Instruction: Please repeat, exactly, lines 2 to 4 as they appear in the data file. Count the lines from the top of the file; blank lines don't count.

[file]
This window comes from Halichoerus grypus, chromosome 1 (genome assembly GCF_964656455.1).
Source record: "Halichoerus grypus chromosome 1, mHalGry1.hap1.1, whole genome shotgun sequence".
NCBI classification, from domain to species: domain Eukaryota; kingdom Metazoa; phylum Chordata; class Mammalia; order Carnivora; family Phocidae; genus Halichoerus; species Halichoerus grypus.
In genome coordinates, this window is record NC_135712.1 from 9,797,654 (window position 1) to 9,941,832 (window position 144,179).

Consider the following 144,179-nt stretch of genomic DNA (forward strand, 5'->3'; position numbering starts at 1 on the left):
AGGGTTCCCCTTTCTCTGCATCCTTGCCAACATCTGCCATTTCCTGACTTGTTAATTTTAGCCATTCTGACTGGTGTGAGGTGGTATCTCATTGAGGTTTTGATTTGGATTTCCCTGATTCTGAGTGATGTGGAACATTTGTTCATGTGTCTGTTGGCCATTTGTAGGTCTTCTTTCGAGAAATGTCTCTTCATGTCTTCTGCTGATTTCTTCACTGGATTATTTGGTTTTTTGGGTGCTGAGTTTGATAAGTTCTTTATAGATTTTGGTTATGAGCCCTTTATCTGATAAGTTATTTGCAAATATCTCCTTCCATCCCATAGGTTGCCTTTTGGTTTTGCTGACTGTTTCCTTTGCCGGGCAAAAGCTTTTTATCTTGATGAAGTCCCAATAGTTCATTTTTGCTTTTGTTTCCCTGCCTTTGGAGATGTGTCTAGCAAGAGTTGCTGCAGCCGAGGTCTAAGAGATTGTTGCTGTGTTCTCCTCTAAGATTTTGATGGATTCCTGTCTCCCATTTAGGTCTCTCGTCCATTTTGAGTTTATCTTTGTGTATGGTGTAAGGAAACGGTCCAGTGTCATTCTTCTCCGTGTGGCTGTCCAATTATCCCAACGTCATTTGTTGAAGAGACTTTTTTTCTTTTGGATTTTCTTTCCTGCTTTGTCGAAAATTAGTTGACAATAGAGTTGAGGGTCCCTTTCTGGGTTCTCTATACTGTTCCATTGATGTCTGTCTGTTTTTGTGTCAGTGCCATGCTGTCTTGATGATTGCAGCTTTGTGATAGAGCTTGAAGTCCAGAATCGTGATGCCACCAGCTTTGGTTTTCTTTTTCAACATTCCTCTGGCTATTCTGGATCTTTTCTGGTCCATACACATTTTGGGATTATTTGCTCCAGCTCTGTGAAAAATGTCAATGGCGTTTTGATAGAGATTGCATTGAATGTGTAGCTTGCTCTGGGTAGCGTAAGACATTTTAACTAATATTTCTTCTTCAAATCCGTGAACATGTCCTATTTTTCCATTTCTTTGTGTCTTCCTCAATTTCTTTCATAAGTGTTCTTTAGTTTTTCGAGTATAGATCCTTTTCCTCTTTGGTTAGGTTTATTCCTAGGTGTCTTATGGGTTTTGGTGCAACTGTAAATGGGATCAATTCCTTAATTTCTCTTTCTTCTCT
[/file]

Source record: "Halichoerus grypus chromosome 1, mHalGry1.hap1.1, whole genome shotgun sequence".
NCBI classification, from domain to species: domain Eukaryota; kingdom Metazoa; phylum Chordata; class Mammalia; order Carnivora; family Phocidae; genus Halichoerus; species Halichoerus grypus.
In genome coordinates, this window is record NC_135712.1 from 9,797,654 (window position 1) to 9,941,832 (window position 144,179).